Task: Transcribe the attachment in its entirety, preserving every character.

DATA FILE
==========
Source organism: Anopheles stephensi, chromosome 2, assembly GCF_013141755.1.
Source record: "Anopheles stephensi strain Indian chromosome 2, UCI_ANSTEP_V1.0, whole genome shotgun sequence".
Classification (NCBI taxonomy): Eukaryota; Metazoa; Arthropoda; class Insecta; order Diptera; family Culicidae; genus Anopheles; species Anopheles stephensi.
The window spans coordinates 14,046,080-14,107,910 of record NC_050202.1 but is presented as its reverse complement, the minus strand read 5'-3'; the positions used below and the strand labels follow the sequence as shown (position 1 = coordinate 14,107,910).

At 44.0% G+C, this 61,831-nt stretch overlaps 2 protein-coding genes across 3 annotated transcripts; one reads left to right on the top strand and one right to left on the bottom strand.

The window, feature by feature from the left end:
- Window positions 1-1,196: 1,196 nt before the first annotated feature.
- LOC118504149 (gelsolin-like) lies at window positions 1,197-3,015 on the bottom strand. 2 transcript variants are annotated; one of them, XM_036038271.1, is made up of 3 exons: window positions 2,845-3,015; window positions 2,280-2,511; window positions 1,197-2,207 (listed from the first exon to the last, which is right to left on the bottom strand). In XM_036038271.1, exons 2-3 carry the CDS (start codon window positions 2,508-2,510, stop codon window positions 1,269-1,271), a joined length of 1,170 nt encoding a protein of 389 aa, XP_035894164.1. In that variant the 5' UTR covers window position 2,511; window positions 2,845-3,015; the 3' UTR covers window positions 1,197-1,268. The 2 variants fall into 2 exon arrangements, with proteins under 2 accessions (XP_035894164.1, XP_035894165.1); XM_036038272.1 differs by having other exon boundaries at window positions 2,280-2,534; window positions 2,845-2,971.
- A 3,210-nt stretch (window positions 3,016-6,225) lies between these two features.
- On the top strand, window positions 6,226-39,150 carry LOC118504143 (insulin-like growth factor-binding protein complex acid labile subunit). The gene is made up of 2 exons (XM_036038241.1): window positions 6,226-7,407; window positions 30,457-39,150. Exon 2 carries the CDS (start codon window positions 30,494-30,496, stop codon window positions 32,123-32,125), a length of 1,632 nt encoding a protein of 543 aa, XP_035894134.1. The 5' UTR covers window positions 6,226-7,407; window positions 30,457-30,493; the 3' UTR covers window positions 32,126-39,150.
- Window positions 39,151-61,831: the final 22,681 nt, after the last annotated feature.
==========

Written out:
Source organism: Anopheles stephensi, chromosome 2, assembly GCF_013141755.1.
Source record: "Anopheles stephensi strain Indian chromosome 2, UCI_ANSTEP_V1.0, whole genome shotgun sequence".
Classification (NCBI taxonomy): Eukaryota; Metazoa; Arthropoda; class Insecta; order Diptera; family Culicidae; genus Anopheles; species Anopheles stephensi.
The window spans coordinates 14,046,080-14,107,910 of record NC_050202.1 but is presented as its reverse complement, the minus strand read 5'-3'; the positions used below and the strand labels follow the sequence as shown (position 1 = coordinate 14,107,910).

At 44.0% G+C, this 61,831-nt stretch overlaps 2 protein-coding genes across 3 annotated transcripts; one reads left to right on the top strand and one right to left on the bottom strand.

The window, feature by feature from the left end:
- Window positions 1-1,196: 1,196 nt before the first annotated feature.
- LOC118504149 (gelsolin-like) lies at window positions 1,197-3,015 on the bottom strand. 2 transcript variants are annotated; one of them, XM_036038271.1, is made up of 3 exons: window positions 2,845-3,015; window positions 2,280-2,511; window positions 1,197-2,207 (listed from the first exon to the last, which is right to left on the bottom strand). In XM_036038271.1, exons 2-3 carry the CDS (start codon window positions 2,508-2,510, stop codon window positions 1,269-1,271), a joined length of 1,170 nt encoding a protein of 389 aa, XP_035894164.1. In that variant the 5' UTR covers window position 2,511; window positions 2,845-3,015; the 3' UTR covers window positions 1,197-1,268. The 2 variants fall into 2 exon arrangements, with proteins under 2 accessions (XP_035894164.1, XP_035894165.1); XM_036038272.1 differs by having other exon boundaries at window positions 2,280-2,534; window positions 2,845-2,971.
- A 3,210-nt stretch (window positions 3,016-6,225) lies between these two features.
- On the top strand, window positions 6,226-39,150 carry LOC118504143 (insulin-like growth factor-binding protein complex acid labile subunit). The gene is made up of 2 exons (XM_036038241.1): window positions 6,226-7,407; window positions 30,457-39,150. Exon 2 carries the CDS (start codon window positions 30,494-30,496, stop codon window positions 32,123-32,125), a length of 1,632 nt encoding a protein of 543 aa, XP_035894134.1. The 5' UTR covers window positions 6,226-7,407; window positions 30,457-30,493; the 3' UTR covers window positions 32,126-39,150.
- Window positions 39,151-61,831: the final 22,681 nt, after the last annotated feature.